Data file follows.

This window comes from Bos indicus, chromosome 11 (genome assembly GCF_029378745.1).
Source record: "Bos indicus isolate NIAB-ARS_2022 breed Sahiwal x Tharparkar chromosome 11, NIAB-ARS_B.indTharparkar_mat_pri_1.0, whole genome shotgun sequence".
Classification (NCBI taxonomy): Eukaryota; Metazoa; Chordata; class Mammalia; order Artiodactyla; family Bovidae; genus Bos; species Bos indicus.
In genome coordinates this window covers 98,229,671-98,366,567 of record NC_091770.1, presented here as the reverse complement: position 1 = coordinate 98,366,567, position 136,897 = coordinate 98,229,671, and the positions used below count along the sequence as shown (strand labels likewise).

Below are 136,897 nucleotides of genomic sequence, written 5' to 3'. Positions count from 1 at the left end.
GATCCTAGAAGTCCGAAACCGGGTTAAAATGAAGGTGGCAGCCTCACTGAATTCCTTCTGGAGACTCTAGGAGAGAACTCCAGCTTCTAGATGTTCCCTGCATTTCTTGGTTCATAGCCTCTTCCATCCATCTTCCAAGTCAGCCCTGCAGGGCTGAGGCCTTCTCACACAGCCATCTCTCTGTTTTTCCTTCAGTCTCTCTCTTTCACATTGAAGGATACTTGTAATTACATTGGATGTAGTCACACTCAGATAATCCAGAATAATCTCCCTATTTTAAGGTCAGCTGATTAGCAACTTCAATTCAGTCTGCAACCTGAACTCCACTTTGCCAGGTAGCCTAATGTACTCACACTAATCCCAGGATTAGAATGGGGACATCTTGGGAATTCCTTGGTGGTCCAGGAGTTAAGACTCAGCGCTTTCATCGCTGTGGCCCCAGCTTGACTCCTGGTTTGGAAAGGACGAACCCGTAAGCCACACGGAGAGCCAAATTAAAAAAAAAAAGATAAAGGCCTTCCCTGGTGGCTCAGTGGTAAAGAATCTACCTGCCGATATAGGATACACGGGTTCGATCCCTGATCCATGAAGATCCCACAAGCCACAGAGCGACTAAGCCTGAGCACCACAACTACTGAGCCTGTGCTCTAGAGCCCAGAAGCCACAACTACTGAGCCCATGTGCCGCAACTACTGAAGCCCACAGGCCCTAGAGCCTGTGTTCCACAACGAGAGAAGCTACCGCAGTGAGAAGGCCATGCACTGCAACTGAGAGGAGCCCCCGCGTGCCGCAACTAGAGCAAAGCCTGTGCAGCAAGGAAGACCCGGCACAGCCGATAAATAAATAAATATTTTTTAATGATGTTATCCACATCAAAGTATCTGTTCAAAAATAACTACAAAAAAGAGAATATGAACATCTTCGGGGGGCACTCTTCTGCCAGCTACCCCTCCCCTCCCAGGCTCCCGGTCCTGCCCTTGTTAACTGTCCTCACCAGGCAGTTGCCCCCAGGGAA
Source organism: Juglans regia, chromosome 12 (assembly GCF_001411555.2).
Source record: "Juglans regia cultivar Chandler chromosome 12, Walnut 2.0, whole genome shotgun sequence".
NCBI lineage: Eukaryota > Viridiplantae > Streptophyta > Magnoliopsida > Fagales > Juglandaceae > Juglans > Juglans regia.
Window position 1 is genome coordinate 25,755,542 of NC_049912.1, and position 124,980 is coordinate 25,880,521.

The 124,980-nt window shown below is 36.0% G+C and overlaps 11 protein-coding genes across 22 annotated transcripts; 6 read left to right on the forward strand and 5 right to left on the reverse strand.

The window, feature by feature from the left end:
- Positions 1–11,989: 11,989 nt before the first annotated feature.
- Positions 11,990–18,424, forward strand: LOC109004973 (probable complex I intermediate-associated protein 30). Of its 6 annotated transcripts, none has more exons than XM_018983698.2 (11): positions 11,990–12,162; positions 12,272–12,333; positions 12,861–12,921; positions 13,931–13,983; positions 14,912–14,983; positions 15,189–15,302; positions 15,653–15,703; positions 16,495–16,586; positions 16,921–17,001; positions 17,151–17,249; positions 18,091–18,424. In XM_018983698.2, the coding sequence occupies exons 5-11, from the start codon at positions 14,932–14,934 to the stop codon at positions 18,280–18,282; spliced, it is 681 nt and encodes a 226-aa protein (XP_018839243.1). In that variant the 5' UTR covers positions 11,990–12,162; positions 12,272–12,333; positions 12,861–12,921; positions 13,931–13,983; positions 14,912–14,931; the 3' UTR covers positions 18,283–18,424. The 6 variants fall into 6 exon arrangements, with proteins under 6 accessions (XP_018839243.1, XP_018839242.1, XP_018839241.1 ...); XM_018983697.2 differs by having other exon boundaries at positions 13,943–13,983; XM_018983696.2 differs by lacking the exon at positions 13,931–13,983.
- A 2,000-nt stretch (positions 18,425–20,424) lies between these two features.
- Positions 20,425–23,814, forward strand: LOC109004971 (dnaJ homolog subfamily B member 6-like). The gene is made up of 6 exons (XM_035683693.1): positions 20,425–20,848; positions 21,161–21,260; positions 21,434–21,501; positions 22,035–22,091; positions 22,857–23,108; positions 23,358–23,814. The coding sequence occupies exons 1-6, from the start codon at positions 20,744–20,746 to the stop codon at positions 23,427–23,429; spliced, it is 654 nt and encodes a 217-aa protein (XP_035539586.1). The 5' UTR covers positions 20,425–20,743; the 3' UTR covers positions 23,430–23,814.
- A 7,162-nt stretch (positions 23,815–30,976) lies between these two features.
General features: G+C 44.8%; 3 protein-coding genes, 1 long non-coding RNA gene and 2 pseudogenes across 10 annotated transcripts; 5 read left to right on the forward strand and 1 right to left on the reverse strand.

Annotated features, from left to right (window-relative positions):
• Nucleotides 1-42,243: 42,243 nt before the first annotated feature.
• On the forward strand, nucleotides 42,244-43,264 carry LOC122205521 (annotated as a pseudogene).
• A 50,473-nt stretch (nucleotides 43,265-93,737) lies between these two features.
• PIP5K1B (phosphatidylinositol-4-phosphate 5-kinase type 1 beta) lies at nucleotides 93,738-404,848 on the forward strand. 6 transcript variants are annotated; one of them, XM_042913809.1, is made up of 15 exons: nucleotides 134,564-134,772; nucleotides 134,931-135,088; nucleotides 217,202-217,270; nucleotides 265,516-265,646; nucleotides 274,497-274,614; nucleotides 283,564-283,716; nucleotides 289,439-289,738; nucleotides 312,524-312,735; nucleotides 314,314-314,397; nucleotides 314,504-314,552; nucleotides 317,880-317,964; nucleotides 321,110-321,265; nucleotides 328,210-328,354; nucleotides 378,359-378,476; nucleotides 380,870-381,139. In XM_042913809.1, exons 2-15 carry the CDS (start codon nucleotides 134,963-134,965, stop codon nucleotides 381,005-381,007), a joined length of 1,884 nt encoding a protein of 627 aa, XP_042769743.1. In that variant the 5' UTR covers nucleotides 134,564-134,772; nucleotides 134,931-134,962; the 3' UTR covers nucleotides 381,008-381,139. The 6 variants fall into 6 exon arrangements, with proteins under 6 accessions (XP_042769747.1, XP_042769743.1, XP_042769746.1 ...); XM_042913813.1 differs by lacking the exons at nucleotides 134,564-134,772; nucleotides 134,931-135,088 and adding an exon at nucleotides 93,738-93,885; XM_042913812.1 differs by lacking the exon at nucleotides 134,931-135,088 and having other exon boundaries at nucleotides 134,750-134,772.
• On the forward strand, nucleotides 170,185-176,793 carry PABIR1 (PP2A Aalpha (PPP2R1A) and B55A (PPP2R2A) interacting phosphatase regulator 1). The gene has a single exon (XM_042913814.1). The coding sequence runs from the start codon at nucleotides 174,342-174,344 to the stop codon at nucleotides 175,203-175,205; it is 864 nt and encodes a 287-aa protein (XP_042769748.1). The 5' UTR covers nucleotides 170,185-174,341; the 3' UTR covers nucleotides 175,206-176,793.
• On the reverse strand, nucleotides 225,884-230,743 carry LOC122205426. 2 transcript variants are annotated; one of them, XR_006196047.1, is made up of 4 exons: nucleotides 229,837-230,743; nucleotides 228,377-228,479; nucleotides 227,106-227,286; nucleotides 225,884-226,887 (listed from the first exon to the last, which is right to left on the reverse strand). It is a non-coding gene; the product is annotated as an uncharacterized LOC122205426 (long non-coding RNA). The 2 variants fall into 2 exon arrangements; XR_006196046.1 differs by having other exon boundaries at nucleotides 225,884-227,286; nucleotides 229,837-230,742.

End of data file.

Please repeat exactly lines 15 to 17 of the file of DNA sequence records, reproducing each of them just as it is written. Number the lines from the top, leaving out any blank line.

- A 2,000-nt stretch (positions 18,425–20,424) lies between these two features.
- Positions 20,425–23,814, forward strand: LOC109004971 (dnaJ homolog subfamily B member 6-like). The gene is made up of 6 exons (XM_035683693.1): positions 20,425–20,848; positions 21,161–21,260; positions 21,434–21,501; positions 22,035–22,091; positions 22,857–23,108; positions 23,358–23,814. The coding sequence occupies exons 1-6, from the start codon at positions 20,744–20,746 to the stop codon at positions 23,427–23,429; spliced, it is 654 nt and encodes a 217-aa protein (XP_035539586.1). The 5' UTR covers positions 20,425–20,743; the 3' UTR covers positions 23,430–23,814.
- A 7,162-nt stretch (positions 23,815–30,976) lies between these two features.